There just arnt many 'person A's' willing to search through hundreds of threads, much of which might be confusing and apparently selfcontradictory answers, and work out what makes sense and what doesent, especially without having a reasonble knowledge themselves.
Many person A's are completely new to reptiles let alone chameleons, so how do tell whats meaningful among tons of cyber garbage?
Rather they log in, post and log off. At some point they log in again, go to their thread and expect an answer they can understand immeadiately.
While I agree in princple with searching, In reality it just isnt often so helpful, certainly not as helpful as hearing from somebody who makes an effort to have you not simpley
accept what is written, but rather understand it and learn something.
Just a few thoughts I wanted to share.
Best wishes :)
 

sandrachameleon

Chameleon Enthusiast
Panthers do not require 90F to digest their food. Not that 90F would hurt a male panther so long as it can get to lower temps as needed.

I think it possible that you are just feeding too much at once
 

fluxlizard

Avid Member
OK, so I'm with Joe Jackson on this one- I never worry about what time of day I feed my lizards, only that they get fed.

I'm also with him on temps, if for no other reason than the heat can help get bacteria in the gut active and body functioning normally. It can't hurt and may very well help.

I disagree about the following comment- lizards taking several hours to heat up in wild conditions and begin hunting, and and halfway disagree about feeding too much is the problem in this case.

Several hours to heat up before eating in the wild- not usually. Lizards are very efficient and outdoors in real sunshine can heat up pretty fast regardless of ambient temperatures. Indoors with lightbulbs things work a little differently.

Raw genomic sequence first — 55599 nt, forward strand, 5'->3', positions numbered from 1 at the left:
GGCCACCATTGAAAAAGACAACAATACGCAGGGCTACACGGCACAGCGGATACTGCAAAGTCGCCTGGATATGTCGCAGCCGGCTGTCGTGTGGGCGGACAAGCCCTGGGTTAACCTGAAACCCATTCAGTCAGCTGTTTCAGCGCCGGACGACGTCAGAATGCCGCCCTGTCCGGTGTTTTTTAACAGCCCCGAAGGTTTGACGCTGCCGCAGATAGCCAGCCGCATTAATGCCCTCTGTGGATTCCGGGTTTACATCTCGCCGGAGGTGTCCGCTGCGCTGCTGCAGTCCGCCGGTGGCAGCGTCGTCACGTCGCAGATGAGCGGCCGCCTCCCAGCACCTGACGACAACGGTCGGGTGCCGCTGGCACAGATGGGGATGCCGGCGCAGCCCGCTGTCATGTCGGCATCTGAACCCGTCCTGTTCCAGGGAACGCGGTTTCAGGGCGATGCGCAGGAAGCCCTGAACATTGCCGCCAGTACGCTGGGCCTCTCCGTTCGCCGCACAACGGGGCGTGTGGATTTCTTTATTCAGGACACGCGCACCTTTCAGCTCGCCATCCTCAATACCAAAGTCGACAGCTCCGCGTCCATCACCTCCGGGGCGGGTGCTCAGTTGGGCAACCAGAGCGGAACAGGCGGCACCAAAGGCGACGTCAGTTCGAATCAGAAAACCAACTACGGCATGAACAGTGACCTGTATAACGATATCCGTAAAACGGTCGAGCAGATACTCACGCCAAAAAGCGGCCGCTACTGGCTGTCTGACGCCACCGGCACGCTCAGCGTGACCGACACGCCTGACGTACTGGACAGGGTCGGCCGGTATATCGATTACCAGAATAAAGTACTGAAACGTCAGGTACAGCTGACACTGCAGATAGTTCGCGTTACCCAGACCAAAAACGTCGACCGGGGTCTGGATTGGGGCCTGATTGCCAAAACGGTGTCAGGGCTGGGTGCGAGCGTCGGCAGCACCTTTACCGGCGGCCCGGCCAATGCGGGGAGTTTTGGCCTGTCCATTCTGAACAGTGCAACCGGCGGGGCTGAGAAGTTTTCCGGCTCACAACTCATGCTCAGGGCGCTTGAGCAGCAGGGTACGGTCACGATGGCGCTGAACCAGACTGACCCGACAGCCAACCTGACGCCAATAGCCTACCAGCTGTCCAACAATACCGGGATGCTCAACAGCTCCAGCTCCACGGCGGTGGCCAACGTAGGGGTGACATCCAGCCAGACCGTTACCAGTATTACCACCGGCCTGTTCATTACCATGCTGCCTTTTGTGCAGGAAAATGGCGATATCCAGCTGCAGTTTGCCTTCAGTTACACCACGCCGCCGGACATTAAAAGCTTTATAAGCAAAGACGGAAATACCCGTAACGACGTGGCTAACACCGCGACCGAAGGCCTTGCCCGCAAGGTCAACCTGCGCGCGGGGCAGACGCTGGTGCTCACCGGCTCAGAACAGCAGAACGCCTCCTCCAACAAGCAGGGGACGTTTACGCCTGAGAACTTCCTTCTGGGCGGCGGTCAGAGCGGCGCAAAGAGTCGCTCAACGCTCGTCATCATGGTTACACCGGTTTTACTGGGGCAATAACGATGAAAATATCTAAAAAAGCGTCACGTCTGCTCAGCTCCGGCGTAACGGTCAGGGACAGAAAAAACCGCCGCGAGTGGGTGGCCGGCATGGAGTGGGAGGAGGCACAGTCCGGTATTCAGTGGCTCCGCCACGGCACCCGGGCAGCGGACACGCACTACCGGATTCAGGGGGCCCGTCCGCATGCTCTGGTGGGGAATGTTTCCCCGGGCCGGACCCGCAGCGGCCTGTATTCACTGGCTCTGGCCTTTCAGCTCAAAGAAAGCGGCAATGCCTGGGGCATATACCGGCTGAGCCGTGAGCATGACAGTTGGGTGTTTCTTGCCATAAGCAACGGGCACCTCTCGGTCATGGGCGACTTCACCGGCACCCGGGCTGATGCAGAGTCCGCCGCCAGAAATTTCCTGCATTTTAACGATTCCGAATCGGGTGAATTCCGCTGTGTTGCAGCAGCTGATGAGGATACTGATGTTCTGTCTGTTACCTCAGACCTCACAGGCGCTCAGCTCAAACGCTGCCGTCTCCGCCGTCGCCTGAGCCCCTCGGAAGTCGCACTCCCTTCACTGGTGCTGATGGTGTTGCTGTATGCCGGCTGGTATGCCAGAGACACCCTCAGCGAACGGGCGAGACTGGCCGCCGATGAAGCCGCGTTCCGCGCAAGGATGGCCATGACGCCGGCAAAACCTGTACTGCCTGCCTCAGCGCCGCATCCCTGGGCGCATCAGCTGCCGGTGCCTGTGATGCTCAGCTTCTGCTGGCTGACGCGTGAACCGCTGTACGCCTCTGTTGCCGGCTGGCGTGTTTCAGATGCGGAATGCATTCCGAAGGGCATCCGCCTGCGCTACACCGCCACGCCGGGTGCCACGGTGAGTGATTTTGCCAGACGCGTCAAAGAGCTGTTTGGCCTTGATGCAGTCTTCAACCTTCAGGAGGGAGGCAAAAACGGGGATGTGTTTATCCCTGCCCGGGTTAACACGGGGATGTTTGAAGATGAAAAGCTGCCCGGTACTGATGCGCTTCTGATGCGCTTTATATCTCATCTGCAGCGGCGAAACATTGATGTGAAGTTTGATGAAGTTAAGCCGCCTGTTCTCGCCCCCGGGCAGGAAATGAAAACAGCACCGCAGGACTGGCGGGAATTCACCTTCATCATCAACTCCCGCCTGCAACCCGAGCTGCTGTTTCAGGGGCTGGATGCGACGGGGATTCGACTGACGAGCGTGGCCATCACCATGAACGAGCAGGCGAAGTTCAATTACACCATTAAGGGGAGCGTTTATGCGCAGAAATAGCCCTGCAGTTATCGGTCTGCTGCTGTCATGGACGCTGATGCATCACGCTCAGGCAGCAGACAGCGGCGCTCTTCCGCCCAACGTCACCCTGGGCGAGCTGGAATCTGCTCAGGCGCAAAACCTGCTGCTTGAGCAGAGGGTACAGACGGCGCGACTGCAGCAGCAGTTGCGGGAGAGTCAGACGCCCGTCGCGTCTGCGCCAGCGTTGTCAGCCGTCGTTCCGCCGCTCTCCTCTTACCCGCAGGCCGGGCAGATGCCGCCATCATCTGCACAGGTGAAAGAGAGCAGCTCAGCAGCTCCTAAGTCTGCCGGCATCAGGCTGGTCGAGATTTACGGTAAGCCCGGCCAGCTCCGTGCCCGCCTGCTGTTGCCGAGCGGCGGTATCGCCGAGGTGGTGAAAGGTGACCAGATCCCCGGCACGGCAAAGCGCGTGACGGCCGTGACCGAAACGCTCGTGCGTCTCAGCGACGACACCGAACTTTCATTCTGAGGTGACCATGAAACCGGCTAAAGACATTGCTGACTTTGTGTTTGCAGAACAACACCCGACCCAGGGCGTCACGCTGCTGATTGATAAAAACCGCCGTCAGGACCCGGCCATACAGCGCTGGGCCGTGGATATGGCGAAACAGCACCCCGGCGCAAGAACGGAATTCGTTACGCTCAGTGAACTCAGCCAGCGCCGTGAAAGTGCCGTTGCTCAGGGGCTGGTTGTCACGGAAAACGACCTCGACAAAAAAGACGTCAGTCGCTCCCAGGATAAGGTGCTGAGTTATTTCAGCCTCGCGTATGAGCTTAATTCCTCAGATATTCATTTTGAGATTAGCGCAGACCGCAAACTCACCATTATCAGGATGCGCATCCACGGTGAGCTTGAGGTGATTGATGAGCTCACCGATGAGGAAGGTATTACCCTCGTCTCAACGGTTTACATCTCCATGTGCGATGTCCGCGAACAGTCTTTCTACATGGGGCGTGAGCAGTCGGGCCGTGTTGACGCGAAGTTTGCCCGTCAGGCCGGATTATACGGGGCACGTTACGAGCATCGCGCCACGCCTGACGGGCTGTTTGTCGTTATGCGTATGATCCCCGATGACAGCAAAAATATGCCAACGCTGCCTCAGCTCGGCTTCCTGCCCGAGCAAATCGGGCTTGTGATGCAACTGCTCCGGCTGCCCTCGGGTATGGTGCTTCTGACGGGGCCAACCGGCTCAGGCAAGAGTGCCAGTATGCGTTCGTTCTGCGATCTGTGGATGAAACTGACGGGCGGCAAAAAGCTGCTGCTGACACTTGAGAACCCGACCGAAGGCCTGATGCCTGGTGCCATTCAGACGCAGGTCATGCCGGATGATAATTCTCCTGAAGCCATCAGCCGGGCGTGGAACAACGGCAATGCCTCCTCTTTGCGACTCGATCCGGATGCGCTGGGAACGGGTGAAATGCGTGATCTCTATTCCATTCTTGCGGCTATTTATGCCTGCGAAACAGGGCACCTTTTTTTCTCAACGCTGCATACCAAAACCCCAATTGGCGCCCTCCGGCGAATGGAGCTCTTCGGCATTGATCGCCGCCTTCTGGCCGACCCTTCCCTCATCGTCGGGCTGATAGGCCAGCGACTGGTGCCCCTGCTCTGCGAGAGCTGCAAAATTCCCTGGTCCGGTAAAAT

I keep all my lizards outdoors during the summer- I can go outside as soon as it is light enough for them to see well and my chameleons will eat. I can feed my bearded dragons as soon as the sunshine hits them on sunny days and they will eagerly eat, on cloudy days they will eat about the same time as they would on sunny days, but the sun isn't there to warm them directly, so I'm not sure if that's just the time of day that enough light is available or if it is a habit thing or what. Most of my lizards like chameleons and bearded dragons will even feed when temps are in the low 70s and even in the 60s, provided they will have sunshine that day or provided there hasn't been several days of cloudy and 60s- and even then, the dragons tend to get lethargic, but chams still feed.

Sunshine is just different than lightbulbs- I've seen my bearded dragons breeding on days when the temps were in the 60s outside! Indoors they would be sleeping.

I disagree with the idea that feeding too much at once would cause this problem if the chameleon has been eating regularly all along. If the chameleon hasn't eaten in several days and then eats a lot, I actually agree that too much after fasting for a while can occasionally cause a lot of undigested exoskeleton to appear in the fecal material- maybe it takes a few meals to get the digestive system to kick in after a fast. But if the chameleon has been fed regularly, feasting is unlikely to do this.
 

Elizadolots

New Member